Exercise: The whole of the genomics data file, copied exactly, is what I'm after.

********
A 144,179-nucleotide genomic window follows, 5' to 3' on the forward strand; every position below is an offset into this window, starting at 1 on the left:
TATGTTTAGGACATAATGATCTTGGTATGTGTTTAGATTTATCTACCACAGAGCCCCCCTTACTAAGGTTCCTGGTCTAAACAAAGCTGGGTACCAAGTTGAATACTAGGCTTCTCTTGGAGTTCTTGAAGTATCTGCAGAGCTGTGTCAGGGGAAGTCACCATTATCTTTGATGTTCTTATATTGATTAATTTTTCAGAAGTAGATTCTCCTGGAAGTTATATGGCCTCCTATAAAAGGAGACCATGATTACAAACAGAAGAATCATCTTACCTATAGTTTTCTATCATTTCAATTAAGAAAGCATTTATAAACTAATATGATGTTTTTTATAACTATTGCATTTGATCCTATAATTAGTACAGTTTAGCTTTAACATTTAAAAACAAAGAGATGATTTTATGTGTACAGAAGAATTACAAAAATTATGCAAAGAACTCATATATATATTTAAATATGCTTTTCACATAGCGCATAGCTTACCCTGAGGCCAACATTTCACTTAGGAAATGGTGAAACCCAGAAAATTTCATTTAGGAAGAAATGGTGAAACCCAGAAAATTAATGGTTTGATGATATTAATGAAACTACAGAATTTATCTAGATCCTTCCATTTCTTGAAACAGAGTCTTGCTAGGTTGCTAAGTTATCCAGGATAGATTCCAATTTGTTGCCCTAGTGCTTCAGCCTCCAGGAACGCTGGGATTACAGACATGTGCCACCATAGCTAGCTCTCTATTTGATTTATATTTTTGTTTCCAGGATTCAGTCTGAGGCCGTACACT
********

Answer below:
A 144,179-nucleotide genomic window follows, 5' to 3' on the forward strand; every position below is an offset into this window, starting at 1 on the left:
TATGTTTAGGACATAATGATCTTGGTATGTGTTTAGATTTATCTACCACAGAGCCCCCCTTACTAAGGTTCCTGGTCTAAACAAAGCTGGGTACCAAGTTGAATACTAGGCTTCTCTTGGAGTTCTTGAAGTATCTGCAGAGCTGTGTCAGGGGAAGTCACCATTATCTTTGATGTTCTTATATTGATTAATTTTTCAGAAGTAGATTCTCCTGGAAGTTATATGGCCTCCTATAAAAGGAGACCATGATTACAAACAGAAGAATCATCTTACCTATAGTTTTCTATCATTTCAATTAAGAAAGCATTTATAAACTAATATGATGTTTTTTATAACTATTGCATTTGATCCTATAATTAGTACAGTTTAGCTTTAACATTTAAAAACAAAGAGATGATTTTATGTGTACAGAAGAATTACAAAAATTATGCAAAGAACTCATATATATATTTAAATATGCTTTTCACATAGCGCATAGCTTACCCTGAGGCCAACATTTCACTTAGGAAATGGTGAAACCCAGAAAATTTCATTTAGGAAGAAATGGTGAAACCCAGAAAATTAATGGTTTGATGATATTAATGAAACTACAGAATTTATCTAGATCCTTCCATTTCTTGAAACAGAGTCTTGCTAGGTTGCTAAGTTATCCAGGATAGATTCCAATTTGTTGCCCTAGTGCTTCAGCCTCCAGGAACGCTGGGATTACAGACATGTGCCACCATAGCTAGCTCTCTATTTGATTTATATTTTTGTTTCCAGGATTCAGTCTGAGGCCGTACACT